No, but the Platinums (and Limiteds and some King Ranches) have the chrome bar across the tailgate that is the definition of gaudy.

        It’s too bad that it’s tough to get a truck with a well equipped and comfortable interior but a restrained appearance outside.

        • 0 avatar
          dal20402

          The bar is brushed metal, not chrome, and honestly it doesn’t bother me that much. In a world where money grew on trees I might have a body shop paint it body color.

          Somehow I find giant stamped (or stickered) lettering far more offensive.

          • 0 avatar
            jack4x

            Hmmm maybe it’s just the Super Duty that has that bar in bright chrome.

            In any case, at least on the F250/350, the Platinum style tailgate applique is not just a piece placed over the regular stamping, it’s held in by clips and has extra holes for them. Removing it leaves an ugly mess.

          • 0 avatar
            dal20402

            Yeah, I wouldn’t want to try to remove it. Just paint it (or, if it’s not chrome, maybe leave it alone).

      • 0 avatar
        Art Vandelay

        Used to be, back in the proclaimed on these forums “golden era” of trucks, the tailgates were all stamped and the higher trimmed trucks got a metal trim panel that covered the stamping.

        The Chevy’s of the 90’s had a smooth tailgate which you could pull the metal piece off (it was stuck on) for a smooth look. I helped one of our mechanics do it back in the day when I was a detailer.

        The platinum may have it…just covered up. Either way, it’s how trucks did it forever, though I’m not wild about the F150’s style on the current models.

        • 0 avatar
          TheDutchGun

          Personally, I much preferred the 15-17 pre-refresh F150.

          The F150 I had previously was 15 FX4, but I removed the FX4 decals.

          I don’t disagree with the above that trucks have always had the marque stamped on the tailgate, I just feel it was done better back then.

          80-90s 2-tone GMC/Chevs come to mind.

  • avatar
    Hogey74

    I find current trucks to be hilariously OTT! They’re like cartoons drawn by boys. Vastly better than previous generations but so cheesy in their aggressiveness.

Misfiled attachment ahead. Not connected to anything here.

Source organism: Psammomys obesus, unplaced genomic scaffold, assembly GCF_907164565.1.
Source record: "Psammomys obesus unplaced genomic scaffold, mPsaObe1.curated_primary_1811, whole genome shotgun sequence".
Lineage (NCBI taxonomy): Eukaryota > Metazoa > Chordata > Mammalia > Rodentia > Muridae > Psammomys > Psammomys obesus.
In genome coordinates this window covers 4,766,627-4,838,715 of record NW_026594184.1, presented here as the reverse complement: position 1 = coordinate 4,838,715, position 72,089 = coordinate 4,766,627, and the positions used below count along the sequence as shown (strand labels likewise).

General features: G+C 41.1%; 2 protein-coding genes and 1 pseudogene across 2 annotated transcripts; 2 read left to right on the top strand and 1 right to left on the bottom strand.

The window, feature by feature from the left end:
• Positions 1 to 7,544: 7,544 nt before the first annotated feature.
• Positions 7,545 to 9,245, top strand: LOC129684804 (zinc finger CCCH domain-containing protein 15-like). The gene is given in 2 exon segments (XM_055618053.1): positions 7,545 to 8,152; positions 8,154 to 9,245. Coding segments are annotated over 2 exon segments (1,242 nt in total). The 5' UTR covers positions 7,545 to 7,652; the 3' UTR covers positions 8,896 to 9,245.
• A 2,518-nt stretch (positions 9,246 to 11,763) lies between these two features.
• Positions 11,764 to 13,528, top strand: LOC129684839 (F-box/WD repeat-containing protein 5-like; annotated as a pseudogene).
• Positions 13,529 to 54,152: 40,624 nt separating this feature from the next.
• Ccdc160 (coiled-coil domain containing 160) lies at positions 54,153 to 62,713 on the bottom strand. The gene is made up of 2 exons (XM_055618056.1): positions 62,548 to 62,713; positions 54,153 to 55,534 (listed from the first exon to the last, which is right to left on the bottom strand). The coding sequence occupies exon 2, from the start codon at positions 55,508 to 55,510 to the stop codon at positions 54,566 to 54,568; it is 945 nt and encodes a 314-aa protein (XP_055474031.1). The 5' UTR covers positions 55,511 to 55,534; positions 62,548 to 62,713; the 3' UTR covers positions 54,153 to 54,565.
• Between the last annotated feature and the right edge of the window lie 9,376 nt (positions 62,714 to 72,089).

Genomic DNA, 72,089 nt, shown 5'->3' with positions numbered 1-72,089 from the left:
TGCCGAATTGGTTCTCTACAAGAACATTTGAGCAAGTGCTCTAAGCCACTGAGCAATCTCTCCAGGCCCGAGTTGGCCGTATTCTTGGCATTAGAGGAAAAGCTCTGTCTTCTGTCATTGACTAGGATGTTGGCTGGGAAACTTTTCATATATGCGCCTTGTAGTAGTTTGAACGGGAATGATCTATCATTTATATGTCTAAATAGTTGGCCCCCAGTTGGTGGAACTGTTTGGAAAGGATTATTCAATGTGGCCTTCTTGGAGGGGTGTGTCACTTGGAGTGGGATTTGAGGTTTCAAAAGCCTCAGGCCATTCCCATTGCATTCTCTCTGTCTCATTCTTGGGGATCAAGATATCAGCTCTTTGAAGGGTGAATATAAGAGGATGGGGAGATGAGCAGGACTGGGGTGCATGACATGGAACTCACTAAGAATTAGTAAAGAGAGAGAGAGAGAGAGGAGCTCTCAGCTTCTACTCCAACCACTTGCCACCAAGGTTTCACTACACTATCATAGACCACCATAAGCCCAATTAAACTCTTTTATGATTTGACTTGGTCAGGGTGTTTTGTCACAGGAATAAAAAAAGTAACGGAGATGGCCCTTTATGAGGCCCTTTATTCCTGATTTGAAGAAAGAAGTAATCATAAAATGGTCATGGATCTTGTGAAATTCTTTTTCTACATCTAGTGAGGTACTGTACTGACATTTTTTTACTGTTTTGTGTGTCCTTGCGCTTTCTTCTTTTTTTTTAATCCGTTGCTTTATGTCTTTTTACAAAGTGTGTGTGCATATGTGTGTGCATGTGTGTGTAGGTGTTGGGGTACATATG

• avatar
    dal20402

    We are eventually going to see “skid plates” molded into CUV fascias and black plastic cladding as just as cheesy as opera windows and vinyl tops.

  • avatar
    Art Vandelay

    I think “Peak Cheese” was the Mustang King Cobra (The one Farrah Fawcett drove in Charlie’s Angels”.

    The most modern example I can think of was the 2011-12 Leaf that had the Giant “Zero Emissions”sticker on the bottom of the car down the whole lower side. Seriously it looks bigger than the STP logos on Richard Petty’s stock car. They went more restrained in 2013+ models.

    Currently available, Civic and maybe the Kia Stinger.

  • avatar
    ToolGuy

    It is slightly unfair to pick on the screaming chicken while leaving the chaparral bird untouched.

  • avatar
    Maymar

    I was going to say the Raptor was peak cheese, but FCA (who’s rightfully listed in the lion’s share of answers) has the Ram Rebel, which looks like their take on Raptor, without all the actual modifications.

    Not that there’s anything wrong with that though, better than another silver RAV4 or Rogue.

  • avatar
    PandaBear

    I can think of 2 off my head: FJ Cruiser and 1st gen Ford Fusion’s front grill.

  • avatar
    -Nate

    In matters of taste, every one else is wrong .

    =8-) .

    -Nate

  • avatar
    tankinbeans

    I must have become desensitized to cheese, or I don’t quite understand the reference. Mostly what I see are factory fresh tacky designs (such as the Civic), but those are all that’s available for those nameplates.